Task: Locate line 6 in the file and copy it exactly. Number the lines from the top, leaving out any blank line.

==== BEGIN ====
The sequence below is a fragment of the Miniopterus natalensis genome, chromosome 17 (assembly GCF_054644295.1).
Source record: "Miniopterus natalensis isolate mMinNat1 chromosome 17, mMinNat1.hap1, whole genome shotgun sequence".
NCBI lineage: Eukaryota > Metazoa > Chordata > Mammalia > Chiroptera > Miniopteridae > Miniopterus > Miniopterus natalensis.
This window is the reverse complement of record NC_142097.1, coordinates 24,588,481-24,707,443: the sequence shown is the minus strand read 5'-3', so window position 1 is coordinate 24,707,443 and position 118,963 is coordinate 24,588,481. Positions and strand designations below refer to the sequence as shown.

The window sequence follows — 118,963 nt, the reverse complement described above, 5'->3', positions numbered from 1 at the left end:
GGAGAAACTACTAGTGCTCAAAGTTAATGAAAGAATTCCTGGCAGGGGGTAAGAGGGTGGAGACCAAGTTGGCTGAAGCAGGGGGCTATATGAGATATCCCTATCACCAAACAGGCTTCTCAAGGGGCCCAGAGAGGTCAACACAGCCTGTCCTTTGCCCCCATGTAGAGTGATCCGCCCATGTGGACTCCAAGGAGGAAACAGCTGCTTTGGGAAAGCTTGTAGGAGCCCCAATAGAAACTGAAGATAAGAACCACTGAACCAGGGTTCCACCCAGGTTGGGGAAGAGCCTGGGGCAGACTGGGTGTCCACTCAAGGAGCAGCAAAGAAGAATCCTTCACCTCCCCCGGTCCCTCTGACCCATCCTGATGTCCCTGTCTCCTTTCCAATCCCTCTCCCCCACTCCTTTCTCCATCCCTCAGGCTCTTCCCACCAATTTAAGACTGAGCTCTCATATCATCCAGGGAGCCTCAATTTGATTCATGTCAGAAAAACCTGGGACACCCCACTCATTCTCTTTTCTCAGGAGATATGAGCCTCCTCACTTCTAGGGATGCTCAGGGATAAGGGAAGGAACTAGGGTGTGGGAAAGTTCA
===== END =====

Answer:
GGAGAAACTACTAGTGCTCAAAGTTAATGAAAGAATTCCTGGCAGGGGGTAAGAGGGTGGAGACCAAGTTGGCTGAAGCAGGGGGCTATATGAGATATCCCTATCACCAAACAGGCTTCTCAAGGGGCCCAGAGAGGTCAACACAGCCTGTCCTTTGCCCCCATGTAGAGTGATCCGCCCATGTGGACTCCAAGGAGGAAACAGCTGCTTTGGGAAAGCTTGTAGGAGCCCCAATAGAAACTGAAGATAAGAACCACTGAACCAGGGTTCCACCCAGGTTGGGGAAGAGCCTGGGGCAGACTGGGTGTCCACTCAAGGAGCAGCAAAGAAGAATCCTTCACCTCCCCCGGTCCCTCTGACCCATCCTGATGTCCCTGTCTCCTTTCCAATCCCTCTCCCCCACTCCTTTCTCCATCCCTCAGGCTCTTCCCACCAATTTAAGACTGAGCTCTCATATCATCCAGGGAGCCTCAATTTGATTCATGTCAGAAAAACCTGGGACACCCCACTCATTCTCTTTTCTCAGGAGATATGAGCCTCCTCACTTCTAGGGATGCTCAGGGATAAGGGAAGGAACTAGGGTGTGGGAAAGTTCA